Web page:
“When you’re trying to prevent guns from being in a school, how are you going to allow them in at the same time? That doesn’t make sense to me, because you’re just bringing in the danger,” he said, adding that “you never know who’s actually going to be the shooter. It could be a teacher. You just never know.”

Stonington

For four seniors at Stonington High School, the Parkland shooting represented a turning point in the national conversation about school safety and gun control.

“This is the first time that social media, young people, the internet and the media have brought this to light in a completely different way because we’ve never heard from victims of a shooting before in this way, and I think it’s really, really powerful,” said Jessica Weber, recording secretary of the Student Council. She said she identified with the students at Marjory Stoneman Douglas High School: “These kids were just like us.”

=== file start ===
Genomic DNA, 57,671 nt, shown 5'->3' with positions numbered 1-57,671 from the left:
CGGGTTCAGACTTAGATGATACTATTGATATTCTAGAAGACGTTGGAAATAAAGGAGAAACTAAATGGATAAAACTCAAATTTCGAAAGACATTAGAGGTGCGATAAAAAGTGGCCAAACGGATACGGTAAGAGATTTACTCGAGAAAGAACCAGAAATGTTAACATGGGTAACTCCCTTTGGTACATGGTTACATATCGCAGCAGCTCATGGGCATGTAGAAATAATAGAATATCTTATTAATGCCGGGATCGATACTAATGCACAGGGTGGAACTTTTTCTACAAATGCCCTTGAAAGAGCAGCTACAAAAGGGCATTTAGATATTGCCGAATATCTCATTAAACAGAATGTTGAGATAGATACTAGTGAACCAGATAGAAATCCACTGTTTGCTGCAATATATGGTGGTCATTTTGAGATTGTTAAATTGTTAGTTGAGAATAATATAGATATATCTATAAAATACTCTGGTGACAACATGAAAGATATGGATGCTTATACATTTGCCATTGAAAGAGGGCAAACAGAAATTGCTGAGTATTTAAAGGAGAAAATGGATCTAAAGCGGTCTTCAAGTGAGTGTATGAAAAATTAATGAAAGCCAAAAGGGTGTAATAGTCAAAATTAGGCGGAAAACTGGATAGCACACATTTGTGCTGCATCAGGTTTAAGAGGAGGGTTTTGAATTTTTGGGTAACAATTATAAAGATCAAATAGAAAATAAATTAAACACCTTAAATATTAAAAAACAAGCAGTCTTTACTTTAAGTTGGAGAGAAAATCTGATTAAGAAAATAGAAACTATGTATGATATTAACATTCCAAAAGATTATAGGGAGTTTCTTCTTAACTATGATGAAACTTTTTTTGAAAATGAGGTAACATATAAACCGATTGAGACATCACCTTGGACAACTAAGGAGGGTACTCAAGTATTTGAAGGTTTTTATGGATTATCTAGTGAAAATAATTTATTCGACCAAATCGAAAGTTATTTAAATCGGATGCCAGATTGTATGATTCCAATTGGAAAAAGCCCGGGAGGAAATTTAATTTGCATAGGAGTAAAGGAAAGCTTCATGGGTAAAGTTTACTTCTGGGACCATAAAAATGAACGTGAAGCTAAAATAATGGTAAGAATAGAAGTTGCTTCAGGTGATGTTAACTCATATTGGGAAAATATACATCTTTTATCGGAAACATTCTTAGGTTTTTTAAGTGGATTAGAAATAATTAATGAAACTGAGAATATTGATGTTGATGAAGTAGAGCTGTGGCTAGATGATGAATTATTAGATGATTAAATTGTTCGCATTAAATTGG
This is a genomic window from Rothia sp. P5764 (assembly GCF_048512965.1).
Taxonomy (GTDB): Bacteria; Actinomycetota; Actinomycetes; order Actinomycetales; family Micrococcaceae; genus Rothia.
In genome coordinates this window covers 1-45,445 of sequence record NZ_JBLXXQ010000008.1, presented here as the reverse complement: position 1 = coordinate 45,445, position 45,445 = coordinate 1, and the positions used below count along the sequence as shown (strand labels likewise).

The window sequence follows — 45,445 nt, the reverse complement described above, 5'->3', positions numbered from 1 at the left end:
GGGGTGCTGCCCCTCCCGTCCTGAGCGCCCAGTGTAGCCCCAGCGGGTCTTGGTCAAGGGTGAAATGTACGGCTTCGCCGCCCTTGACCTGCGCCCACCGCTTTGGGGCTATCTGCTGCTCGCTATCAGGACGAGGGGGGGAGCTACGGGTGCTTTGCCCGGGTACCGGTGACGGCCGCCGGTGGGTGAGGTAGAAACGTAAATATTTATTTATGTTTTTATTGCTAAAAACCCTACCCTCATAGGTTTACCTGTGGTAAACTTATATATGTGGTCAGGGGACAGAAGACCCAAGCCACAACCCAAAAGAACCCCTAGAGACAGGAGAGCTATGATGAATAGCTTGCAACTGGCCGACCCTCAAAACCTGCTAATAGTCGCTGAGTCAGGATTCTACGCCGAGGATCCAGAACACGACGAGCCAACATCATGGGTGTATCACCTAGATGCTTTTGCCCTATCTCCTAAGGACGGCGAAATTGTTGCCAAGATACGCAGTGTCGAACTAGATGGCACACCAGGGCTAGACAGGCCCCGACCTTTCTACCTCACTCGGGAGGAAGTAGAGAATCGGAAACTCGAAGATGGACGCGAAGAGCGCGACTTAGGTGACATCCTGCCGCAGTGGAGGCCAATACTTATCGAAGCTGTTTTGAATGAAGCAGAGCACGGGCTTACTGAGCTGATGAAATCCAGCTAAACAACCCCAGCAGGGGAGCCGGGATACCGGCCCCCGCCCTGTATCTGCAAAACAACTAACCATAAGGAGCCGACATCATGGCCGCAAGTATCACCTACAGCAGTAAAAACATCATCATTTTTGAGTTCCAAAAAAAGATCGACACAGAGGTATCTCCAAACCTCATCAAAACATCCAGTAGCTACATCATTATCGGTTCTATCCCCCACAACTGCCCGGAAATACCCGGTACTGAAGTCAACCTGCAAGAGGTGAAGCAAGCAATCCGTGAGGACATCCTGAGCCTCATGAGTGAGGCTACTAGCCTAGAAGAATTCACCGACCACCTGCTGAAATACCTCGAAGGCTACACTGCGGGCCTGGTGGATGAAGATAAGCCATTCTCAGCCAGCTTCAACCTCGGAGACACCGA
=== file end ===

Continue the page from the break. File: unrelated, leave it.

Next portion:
Riley Casadei, the corresponding secretary, said, “This shooting is definitely the straw that broke the camel’s back because it has got everyone talking, it’s brought so much attention to it.” 

The graphic news coverage and social media images also made the tragedy more real, said Maddie Britto, a representative of the senior class. “It was even more scary with the Snapchat, showing the bodies, because that could be you,” she said. 

Council President Madison Geiger said this killing was the first one her peers could identify with in a personal way. “We hear about 9/11 but we don’t remember it, we hear about Columbine but we can’t remember it, we hear about Sandy Hook but we can’t relate to it,” she said. “But you can picture yourself in this situation and this is the first time this generation has had that.”

The students agreed that the laws governing access to guns needed to be changed. “I think they need to change how easy and quick it is to get a gun,” Casadei said. “I’ve seen things in countries that don’t have mass shootings where they have a lot more background checks and training courses and waiting periods required for getting a gun, and I think that definitely needs to be put into place.”